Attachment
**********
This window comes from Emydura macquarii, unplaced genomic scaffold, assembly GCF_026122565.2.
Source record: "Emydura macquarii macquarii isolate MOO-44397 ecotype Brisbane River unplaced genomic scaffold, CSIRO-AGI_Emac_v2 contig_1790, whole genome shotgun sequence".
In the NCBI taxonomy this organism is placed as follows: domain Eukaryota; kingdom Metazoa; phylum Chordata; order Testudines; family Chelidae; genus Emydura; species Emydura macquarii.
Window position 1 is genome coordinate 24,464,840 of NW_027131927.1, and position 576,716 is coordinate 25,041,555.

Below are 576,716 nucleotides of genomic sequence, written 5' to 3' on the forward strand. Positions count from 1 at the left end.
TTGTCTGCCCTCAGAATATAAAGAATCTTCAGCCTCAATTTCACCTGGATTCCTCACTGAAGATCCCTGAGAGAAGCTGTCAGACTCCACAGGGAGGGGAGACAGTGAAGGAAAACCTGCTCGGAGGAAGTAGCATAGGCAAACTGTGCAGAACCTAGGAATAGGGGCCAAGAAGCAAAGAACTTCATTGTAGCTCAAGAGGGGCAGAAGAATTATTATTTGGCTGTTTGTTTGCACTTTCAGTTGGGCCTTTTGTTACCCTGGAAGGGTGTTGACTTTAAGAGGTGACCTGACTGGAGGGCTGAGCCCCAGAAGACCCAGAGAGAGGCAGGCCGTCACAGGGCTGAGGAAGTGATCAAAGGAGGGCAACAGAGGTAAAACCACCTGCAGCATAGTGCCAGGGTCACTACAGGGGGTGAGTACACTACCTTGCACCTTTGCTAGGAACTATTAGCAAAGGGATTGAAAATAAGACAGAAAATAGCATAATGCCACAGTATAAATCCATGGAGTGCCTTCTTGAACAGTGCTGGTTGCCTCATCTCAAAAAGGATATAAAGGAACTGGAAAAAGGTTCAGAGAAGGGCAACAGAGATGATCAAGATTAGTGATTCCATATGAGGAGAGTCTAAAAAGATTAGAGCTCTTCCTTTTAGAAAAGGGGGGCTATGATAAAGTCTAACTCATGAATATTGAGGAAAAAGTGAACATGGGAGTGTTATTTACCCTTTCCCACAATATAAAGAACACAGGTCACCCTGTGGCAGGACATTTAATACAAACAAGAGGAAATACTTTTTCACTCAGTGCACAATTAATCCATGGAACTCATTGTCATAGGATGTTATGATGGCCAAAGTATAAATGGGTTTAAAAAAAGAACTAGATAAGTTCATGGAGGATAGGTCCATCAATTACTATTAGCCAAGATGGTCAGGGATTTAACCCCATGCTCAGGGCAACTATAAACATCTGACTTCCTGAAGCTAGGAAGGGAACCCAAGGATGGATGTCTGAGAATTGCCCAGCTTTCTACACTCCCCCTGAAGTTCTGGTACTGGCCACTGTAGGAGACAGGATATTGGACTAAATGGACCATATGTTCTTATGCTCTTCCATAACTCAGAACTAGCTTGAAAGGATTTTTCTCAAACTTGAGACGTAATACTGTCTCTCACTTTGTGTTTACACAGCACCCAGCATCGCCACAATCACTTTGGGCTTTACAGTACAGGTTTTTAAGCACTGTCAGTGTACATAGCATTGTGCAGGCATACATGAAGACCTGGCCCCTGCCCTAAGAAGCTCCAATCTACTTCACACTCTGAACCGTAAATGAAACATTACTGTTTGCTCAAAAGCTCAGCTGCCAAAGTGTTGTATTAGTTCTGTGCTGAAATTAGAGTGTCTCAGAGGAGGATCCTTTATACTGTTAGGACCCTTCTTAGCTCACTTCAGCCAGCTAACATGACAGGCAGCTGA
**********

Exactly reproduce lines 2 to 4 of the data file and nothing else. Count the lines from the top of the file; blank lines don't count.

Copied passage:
Source record: "Emydura macquarii macquarii isolate MOO-44397 ecotype Brisbane River unplaced genomic scaffold, CSIRO-AGI_Emac_v2 contig_1790, whole genome shotgun sequence".
In the NCBI taxonomy this organism is placed as follows: domain Eukaryota; kingdom Metazoa; phylum Chordata; order Testudines; family Chelidae; genus Emydura; species Emydura macquarii.
Window position 1 is genome coordinate 24,464,840 of NW_027131927.1, and position 576,716 is coordinate 25,041,555.